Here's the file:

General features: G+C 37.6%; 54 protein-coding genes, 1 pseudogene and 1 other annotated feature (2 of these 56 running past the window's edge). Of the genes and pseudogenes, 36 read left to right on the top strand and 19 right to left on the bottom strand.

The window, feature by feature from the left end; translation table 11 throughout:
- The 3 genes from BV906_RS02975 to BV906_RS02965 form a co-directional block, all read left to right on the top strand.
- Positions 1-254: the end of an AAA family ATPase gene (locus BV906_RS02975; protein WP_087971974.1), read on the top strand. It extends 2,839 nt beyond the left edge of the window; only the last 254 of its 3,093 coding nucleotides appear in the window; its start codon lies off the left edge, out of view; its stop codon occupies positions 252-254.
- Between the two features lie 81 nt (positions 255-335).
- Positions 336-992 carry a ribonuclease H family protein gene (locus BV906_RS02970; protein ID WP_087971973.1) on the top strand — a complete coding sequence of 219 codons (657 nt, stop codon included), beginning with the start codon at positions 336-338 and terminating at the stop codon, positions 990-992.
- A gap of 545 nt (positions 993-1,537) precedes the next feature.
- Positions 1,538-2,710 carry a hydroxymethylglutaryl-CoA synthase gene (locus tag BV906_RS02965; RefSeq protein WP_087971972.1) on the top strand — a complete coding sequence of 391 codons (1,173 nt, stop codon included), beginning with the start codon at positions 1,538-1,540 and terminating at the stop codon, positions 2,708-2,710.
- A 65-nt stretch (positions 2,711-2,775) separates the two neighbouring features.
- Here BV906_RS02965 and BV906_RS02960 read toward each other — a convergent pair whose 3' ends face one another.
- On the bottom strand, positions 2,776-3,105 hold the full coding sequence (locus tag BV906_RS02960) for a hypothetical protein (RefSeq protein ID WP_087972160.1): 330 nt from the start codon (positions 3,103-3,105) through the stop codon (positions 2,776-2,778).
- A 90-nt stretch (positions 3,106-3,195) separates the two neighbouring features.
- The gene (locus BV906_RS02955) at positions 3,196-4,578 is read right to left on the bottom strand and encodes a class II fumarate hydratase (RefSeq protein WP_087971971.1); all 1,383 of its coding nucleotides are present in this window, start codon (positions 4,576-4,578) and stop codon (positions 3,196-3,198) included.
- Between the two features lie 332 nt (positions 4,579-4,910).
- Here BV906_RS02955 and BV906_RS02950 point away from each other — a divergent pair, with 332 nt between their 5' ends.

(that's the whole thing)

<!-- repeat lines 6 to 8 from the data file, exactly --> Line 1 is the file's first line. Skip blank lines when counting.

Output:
- Positions 336-992 carry a ribonuclease H family protein gene (locus BV906_RS02970; protein ID WP_087971973.1) on the top strand — a complete coding sequence of 219 codons (657 nt, stop codon included), beginning with the start codon at positions 336-338 and terminating at the stop codon, positions 990-992.
- A gap of 545 nt (positions 993-1,537) precedes the next feature.
- Positions 1,538-2,710 carry a hydroxymethylglutaryl-CoA synthase gene (locus tag BV906_RS02965; RefSeq protein WP_087971972.1) on the top strand — a complete coding sequence of 391 codons (1,173 nt, stop codon included), beginning with the start codon at positions 1,538-1,540 and terminating at the stop codon, positions 2,708-2,710.